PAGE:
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Axiom Verge

Platform(s): Nintendo Switch, PC, PlayStation 4, PlayStation Vita, WiiU, Xbox One
Genre: Action/Adventure
Publisher: Thomas Happ Games
Developer: Thomas Happ Games
Release Date: March 31, 2015

About Brian Dumlao

After spending several years doing QA for games, I took the next logical step: critiquing them. Even though the Xbox One is my preferred weapon of choice, I'll play and review just about any game from any genre on any system.

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PS4 Review - 'Axiom Verge'

by Brian Dumlao on April 9, 2015 @ 1:12 p.m. PDT

Axiom Verge is a side-scrolling action/adventure that applies a fresh take on classic 8-bit games by using glitches as an important game mechanic.

The last few years have seen a glut of Metroidvania titles on just about every platform imaginable. Xeodrifter, Strider, Ori and the Blind Forest, and Guacamelee are just a few notable examples of games that have taken gameplay principles from Metroid and post-Castlevania: Symphony of the Night and applied it with excellent results. Axiom Verge, a game made solely by Tom Happ, is a little different in that it takes more inspiration from Nintendo's space opera than anything else. After about five years of work, the end result is pretty fantastic.

The year is 2005, and you play as Trace, a scientist who's working on an experiment in a facility in New Mexico. As the experiment is taking place, your building collapses, but instead of dying, you wake up in an alien world, and a voice tells you to get a gun and find her. With no clue about what's going on, you obey her request and explore the alien world.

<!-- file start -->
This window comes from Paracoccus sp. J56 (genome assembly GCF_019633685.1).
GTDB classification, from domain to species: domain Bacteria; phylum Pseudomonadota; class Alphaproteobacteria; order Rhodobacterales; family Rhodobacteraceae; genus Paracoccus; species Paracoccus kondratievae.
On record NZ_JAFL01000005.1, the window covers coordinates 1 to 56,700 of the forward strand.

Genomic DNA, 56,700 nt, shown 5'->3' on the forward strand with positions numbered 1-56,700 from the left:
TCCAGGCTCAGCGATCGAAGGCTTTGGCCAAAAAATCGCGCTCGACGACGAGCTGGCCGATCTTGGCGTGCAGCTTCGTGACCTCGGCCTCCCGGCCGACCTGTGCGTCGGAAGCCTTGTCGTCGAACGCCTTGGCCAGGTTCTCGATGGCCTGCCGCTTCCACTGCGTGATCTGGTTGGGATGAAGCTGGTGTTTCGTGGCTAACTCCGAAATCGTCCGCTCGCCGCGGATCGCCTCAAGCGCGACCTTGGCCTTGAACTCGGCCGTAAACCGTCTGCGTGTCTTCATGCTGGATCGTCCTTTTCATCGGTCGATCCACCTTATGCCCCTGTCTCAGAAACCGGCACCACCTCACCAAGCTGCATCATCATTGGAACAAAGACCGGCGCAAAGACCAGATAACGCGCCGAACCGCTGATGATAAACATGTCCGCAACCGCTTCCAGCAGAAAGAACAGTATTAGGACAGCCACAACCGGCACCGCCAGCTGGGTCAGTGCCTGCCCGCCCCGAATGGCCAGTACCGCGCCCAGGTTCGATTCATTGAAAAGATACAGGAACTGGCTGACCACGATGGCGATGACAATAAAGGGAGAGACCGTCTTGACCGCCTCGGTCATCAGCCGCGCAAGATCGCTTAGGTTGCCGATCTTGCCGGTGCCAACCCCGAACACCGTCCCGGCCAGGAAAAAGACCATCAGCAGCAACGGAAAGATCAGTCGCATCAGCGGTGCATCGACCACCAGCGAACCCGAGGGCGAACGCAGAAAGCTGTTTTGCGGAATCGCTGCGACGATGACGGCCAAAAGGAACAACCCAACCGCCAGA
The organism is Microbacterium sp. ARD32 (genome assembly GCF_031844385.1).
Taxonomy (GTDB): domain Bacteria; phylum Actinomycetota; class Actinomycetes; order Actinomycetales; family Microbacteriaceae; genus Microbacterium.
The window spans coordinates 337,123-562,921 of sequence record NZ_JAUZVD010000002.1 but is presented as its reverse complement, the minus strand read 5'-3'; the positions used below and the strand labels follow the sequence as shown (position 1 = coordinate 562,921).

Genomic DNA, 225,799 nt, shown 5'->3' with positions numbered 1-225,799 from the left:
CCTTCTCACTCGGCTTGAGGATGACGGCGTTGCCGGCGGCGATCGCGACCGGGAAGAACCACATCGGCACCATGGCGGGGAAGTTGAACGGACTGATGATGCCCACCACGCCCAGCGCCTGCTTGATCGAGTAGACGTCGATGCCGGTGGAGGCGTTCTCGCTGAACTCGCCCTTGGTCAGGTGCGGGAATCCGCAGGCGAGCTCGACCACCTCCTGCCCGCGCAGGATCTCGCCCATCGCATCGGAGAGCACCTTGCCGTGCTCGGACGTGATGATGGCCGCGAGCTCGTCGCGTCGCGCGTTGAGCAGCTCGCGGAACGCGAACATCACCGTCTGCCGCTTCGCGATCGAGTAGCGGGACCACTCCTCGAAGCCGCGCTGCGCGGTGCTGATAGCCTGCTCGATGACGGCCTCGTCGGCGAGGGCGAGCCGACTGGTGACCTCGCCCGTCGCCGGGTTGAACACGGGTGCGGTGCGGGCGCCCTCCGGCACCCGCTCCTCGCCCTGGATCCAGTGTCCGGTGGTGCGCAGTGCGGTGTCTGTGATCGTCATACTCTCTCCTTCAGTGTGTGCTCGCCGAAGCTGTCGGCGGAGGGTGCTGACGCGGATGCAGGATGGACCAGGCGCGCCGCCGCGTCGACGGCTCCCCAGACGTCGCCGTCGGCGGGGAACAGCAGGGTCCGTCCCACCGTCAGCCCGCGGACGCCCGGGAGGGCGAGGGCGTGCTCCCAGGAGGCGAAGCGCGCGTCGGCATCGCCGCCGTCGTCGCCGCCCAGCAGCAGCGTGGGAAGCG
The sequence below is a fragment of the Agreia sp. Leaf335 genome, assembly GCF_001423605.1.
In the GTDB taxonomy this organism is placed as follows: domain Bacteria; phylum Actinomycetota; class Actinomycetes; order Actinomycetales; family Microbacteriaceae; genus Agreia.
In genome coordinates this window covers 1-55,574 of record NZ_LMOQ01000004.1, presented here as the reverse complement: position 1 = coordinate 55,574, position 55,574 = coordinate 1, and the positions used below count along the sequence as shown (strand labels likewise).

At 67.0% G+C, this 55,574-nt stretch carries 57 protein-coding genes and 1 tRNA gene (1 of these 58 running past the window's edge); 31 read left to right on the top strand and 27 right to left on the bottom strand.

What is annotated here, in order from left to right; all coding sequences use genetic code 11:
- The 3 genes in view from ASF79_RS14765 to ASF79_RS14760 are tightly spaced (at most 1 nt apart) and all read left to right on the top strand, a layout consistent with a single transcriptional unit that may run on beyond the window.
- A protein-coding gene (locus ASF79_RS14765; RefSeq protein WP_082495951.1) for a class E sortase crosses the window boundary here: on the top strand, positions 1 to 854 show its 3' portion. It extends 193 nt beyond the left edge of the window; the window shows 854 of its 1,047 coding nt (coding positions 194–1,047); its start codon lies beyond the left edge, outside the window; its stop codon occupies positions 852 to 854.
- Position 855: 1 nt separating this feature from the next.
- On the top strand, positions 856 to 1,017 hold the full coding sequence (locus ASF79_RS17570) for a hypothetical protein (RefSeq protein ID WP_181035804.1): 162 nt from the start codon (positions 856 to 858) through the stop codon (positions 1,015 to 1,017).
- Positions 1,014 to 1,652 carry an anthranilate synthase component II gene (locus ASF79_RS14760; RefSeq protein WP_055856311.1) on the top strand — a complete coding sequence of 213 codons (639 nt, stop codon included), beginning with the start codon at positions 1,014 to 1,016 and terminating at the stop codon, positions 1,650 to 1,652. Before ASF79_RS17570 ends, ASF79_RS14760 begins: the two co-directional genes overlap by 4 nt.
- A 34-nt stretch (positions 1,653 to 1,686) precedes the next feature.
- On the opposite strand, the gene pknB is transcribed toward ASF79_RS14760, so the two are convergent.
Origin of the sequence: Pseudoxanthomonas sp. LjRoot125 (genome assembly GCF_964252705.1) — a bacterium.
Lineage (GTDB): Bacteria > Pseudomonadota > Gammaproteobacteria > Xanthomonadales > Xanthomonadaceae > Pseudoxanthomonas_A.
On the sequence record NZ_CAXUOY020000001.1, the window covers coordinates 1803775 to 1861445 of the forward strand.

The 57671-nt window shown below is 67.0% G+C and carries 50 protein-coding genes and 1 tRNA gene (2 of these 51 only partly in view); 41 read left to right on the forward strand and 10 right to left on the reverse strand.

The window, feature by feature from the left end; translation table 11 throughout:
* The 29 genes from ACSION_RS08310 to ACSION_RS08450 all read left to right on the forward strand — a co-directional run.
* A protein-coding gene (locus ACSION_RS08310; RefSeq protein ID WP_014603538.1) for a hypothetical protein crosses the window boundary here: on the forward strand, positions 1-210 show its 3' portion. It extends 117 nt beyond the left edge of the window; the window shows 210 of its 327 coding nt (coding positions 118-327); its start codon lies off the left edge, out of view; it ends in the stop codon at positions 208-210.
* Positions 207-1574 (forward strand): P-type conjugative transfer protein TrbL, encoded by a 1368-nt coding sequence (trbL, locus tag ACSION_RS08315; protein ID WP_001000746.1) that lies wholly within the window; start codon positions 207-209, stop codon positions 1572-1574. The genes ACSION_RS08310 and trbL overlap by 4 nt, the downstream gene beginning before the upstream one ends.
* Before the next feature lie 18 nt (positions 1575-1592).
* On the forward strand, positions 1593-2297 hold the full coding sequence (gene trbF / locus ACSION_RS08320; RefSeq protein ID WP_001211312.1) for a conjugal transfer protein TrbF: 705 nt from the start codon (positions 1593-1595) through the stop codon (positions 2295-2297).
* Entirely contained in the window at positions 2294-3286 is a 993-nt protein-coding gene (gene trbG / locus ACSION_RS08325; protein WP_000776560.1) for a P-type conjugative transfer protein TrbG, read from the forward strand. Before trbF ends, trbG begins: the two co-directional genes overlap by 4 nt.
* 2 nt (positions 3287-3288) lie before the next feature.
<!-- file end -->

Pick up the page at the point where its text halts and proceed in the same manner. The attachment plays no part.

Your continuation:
The setup is familiar enough, but the way it unravels is distinct for the genre. For one thing, the full story isn't immediately laid out to you. Progressing through certain spots, like boss fights, will give you the story in fragments, and other fragments are hidden in notes — both translated and not — throughout the environment. Your character's reluctance is noticeable, but he's more bewildered than scared. The environment silently tells its own story. The marriage of biology and machines will be familiar to fans of this game's obvious inspiration, but the look is much darker and with more sinister-looking beings roaming the environments. This isn't a game that's filled with gore, but it does elicit a sense of dread.

From the first few moments, you can tell that it nails down the genre basics. Immediately after obtaining your gun, you're given free reign over the world. You can explore however you wish, but there are roadblocks that prevent you from going further. Things like energy gates, higher levels of elevation, and corrupted terrain prevent you from going down a specific path. The only way to get further into the world is to find a tool to overcome the obstacle, enabling you to progress and uncover previously locked areas. Eventually, you'll reach the end of the game and uncover the whole world, if you're diligent enough.

There are several elements that are needed to make these games work, and it feels like Axiom Verge does a great job of balancing them all. The world is vast, and with so many different roadblocks in your path, the need for new items is great. Fortunately, the game does a great job of drip-feeding you new tools and boosts, so there's always a sense of progression. Power-up availability is done the right way, so you're never starved to find something, but you're also not picking up so many items that it becomes monotonous.